CNET también está disponible en español.

Ir a español

Don't show this again

Mobile

Rhythms looks for a way out

The broadband provider considers putting itself up for sale given a delisting notice from the Nasdaq and a question about whether it has enough cash to continue operating.

Broadband provider Rhythms NetConnections is considering putting itself up for sale given a delisting notice from the Nasdaq and a question from its auditors about whether it has enough cash to continue operating.

The news follows the recent blowup of DSL company NorthPoint Communications, which sold the bulk of its assets to AT&T for $135 million last month after declaring bankruptcy.

Rhythms said it has hired investment banking firm Lazard Freres as an adviser in strategic and financial options, which could include a sale, a strategic transaction, a joint venture or partnership, debt or equity financing and restructuring, or a public or private sale of debt or equity securities or assets.

Rhythms also said it has received notice from the Nasdaq to delist the company's stock because of its failure to maintain $4 million in net tangible assets or maintain a sufficient stock price.

The Englewood, Colo.-based company said that it has enough cash on hand and available through lease financing to fund its operations through this year and into January 2002.

In January of this year, Rhythms said it would scale back growth plans in 2001 to concentrate on its top 40 markets, rather than the 60 markets it previously served. It expected to have about 175,000 lines in service by the end of the year. Rhythms posted a fourth-quarter loss in February, attributing the shortfall to network expansion costs and financial problems of some of its customers.

NorthPoint's ominous example
Rhythms provides DSL-based, broadband communication services to businesses and consumers. That business segment has seen at least one high-profile collapse in recent weeks.

NorthPoint's failure left many DSL subscribers stranded, because AT&T's acquisition did not include NorthPoint's customer base, which includes business and Internet service providers that resell the DSL service. After the company's efforts to raise cash failed, it shut down its network, leaving customers without Internet access.

That failure has sparked the attention of legislators; California's Public Utility Commission issued an order to cease the shutdown, saying NorthPoint had not given customers enough warning.

Regional phone company Verizon Communications backed out of a deal to buy a 55 percent stake in NorthPoint last November, which led to NorthPoint's bankruptcy filing in January.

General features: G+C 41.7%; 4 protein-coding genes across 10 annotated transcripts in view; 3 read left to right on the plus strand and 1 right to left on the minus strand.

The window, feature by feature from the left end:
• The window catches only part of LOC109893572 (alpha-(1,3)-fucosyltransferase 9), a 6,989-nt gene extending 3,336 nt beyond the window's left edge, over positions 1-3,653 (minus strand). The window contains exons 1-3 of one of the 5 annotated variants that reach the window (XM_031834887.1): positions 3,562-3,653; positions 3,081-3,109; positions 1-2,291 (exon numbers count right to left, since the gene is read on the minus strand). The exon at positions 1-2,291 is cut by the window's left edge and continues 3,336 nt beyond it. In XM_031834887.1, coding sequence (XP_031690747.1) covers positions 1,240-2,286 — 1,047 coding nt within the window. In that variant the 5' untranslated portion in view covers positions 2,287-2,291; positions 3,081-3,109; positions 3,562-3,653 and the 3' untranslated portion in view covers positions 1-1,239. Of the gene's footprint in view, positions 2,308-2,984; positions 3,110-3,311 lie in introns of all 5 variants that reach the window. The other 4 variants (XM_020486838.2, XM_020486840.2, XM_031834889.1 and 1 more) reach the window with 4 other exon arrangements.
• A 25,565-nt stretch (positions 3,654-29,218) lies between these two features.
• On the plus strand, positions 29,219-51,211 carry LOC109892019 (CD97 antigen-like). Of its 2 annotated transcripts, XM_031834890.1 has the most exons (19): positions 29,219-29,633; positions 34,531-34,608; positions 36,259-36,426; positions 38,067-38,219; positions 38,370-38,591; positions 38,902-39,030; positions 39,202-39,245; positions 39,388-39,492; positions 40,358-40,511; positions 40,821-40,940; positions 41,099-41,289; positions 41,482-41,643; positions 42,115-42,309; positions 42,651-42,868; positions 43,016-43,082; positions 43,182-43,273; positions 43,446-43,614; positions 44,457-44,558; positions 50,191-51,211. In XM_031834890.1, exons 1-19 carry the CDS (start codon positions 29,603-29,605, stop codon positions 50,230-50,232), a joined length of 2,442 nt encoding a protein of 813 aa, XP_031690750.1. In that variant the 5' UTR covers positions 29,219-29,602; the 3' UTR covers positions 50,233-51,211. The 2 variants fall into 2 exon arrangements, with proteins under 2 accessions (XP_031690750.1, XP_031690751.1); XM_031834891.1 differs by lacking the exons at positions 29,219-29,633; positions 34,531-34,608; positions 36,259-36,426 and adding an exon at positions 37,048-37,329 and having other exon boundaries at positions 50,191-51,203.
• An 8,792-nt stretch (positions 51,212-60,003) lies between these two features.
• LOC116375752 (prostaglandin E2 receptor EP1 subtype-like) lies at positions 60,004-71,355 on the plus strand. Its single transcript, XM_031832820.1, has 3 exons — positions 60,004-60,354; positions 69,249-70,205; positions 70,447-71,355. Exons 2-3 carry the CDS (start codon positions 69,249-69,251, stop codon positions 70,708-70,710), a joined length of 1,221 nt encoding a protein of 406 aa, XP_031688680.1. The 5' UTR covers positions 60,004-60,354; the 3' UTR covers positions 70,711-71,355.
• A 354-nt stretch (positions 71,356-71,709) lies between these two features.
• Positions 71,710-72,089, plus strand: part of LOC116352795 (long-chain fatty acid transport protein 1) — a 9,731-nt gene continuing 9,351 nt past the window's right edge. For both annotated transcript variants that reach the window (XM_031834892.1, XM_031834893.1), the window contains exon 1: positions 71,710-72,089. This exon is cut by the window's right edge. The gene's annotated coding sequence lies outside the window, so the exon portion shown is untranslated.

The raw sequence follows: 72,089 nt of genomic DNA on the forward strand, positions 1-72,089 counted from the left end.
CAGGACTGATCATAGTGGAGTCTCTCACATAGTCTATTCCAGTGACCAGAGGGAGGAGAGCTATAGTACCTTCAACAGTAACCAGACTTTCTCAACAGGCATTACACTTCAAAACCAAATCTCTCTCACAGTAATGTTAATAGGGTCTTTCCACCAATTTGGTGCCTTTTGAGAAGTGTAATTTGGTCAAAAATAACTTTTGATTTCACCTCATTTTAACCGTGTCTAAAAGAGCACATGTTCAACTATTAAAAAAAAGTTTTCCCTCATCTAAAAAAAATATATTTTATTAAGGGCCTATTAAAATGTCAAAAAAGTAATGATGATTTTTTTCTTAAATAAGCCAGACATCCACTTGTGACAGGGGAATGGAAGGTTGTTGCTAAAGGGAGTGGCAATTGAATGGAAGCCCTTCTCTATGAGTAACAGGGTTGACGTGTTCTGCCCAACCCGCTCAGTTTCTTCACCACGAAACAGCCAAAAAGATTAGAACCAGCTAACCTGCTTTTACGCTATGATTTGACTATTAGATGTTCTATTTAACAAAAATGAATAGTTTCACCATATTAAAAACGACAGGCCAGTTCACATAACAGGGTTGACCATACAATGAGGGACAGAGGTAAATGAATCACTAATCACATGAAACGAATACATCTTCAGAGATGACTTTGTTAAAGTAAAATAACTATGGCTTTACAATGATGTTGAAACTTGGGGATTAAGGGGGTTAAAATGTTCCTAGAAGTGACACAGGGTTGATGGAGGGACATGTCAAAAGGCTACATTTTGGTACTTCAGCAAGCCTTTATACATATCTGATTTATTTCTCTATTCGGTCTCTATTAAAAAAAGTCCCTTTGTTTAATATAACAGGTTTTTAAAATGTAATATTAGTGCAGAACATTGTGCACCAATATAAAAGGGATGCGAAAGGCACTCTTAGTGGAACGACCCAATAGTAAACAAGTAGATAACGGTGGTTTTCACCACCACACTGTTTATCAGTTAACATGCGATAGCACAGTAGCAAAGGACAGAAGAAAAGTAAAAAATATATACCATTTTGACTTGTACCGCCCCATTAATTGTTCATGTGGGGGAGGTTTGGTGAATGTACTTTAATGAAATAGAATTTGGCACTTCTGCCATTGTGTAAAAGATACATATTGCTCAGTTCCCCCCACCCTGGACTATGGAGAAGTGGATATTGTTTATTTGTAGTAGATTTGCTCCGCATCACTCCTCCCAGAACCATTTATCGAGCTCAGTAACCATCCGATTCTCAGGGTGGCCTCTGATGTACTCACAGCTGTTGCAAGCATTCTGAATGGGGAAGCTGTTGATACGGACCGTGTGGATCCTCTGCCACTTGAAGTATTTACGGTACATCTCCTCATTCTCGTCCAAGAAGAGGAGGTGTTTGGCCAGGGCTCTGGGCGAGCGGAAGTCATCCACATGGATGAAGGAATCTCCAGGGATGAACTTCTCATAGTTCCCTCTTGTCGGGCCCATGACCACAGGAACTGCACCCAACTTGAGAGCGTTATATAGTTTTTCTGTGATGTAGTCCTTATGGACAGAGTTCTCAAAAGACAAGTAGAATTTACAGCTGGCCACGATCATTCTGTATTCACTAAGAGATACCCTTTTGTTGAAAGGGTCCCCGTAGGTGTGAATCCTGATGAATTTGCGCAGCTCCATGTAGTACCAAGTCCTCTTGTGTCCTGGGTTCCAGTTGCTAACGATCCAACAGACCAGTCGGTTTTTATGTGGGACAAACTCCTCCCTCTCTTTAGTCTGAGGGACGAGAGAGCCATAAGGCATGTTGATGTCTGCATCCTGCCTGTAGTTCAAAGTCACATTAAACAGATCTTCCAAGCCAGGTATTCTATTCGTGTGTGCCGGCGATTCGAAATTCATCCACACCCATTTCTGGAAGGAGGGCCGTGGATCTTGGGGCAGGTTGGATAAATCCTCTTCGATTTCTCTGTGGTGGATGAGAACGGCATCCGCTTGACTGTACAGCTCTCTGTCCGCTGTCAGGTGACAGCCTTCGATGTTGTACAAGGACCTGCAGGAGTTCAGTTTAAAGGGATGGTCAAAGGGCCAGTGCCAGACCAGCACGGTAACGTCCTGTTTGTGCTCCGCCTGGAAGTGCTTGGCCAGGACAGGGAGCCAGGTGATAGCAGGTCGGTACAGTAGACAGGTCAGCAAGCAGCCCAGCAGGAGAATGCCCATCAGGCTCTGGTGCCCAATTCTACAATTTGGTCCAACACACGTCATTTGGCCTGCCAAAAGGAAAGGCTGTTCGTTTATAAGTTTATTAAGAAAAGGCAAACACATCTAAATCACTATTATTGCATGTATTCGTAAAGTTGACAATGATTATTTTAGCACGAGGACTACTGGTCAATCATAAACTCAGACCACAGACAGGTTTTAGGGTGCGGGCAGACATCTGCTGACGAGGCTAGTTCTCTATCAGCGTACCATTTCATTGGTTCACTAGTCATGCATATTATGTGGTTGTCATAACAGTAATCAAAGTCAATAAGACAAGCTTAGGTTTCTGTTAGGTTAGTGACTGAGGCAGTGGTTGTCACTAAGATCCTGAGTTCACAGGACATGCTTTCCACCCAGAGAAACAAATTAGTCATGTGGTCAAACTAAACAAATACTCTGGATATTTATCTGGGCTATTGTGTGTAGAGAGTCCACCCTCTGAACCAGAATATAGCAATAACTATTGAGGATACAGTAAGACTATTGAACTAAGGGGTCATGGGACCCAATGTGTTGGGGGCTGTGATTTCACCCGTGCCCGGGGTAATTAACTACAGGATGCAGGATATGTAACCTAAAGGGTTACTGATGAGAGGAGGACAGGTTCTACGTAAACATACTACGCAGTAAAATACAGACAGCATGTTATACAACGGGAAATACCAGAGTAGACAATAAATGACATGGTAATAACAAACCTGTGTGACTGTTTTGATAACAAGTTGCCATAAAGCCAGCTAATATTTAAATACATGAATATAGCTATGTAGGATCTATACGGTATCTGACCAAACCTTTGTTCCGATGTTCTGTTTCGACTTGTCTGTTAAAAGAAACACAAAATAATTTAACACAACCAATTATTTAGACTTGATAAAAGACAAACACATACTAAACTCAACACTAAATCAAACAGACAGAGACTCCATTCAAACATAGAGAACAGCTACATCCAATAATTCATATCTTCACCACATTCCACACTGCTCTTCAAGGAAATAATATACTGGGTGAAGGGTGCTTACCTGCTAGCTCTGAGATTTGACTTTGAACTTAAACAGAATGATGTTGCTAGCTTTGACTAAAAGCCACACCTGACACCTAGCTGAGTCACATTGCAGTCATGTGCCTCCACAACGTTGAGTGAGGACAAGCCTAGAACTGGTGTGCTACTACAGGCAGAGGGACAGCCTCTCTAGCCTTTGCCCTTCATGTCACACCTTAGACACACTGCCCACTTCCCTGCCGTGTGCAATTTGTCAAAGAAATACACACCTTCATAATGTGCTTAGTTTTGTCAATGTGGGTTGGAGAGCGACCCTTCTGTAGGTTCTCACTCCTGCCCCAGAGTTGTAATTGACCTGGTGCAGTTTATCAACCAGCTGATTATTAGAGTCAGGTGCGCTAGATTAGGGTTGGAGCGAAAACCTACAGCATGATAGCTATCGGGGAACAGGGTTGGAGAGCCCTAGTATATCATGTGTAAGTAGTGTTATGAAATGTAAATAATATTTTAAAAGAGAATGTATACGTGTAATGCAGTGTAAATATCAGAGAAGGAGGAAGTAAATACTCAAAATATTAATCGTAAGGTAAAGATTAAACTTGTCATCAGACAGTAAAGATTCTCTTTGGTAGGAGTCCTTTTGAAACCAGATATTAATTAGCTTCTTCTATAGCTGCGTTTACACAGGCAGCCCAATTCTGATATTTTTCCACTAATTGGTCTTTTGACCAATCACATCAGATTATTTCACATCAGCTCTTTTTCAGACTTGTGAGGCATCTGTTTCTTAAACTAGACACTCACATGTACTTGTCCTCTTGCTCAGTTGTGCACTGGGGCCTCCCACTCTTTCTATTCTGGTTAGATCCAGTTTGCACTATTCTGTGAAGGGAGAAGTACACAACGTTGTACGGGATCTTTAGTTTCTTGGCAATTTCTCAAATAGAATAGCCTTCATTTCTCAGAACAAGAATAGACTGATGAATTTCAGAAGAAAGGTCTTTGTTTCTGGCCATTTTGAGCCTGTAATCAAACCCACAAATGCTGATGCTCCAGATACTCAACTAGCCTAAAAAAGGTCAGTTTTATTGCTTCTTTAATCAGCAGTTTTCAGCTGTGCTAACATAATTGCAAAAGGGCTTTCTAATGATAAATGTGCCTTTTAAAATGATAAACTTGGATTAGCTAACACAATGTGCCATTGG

Rhythms, like NorthPoint, has seen better times. Its stock has plunged from a 52-week high of $35.63, and in Monday morning trading it was at 38 cents. The stock dropped under $5 in October, and has been under $1 since the end of February.

The causes of its troubles resemble those that hobbled NorthPoint: A sluggish economy has caused customers to scale back capital expenditures, delay payments or go out of business entirely, "calling into question the likelihood of collection of the full amounts they owe us and the continued viability of the customer lines they have installed with us," Rhythms said in a filing with the Securities and Exchange Commission.

Fierce competition in the offing
And the competition for the remaining business, which includes major telecom companies like Verizon, is tough.

"We believe that we compare unfavorably with many of our competitors with regard to, among other things, brand recognition, existing relationships with end users, available pricing discounts, CO (central office) access, capital availability and exclusive contracts," Rhythms said in a filing with the SEC.

"We may not be able to compete effectively in our target markets. The independent local exchange carriers are larger, better capitalized, have stronger brand recognition, offer a wider range of products and services, own the copper lines, and have many more existing relationships with potential end users than we do," the filing said.

Rhythms may already be in trouble with its lenders. According to the SEC filing, one of the company's leasing companies has notified Rhythms that a default has occurred for failure to maintain certain covenants. As of Dec. 31, Rhythms had approximately $832.3 million of long-term debt and approximately $451.3 million of mandatorily redeemable preferred stock.

The company said in the SEC filing that "we likely will not generate sufficient revenue to fund our operations or to repay our debt."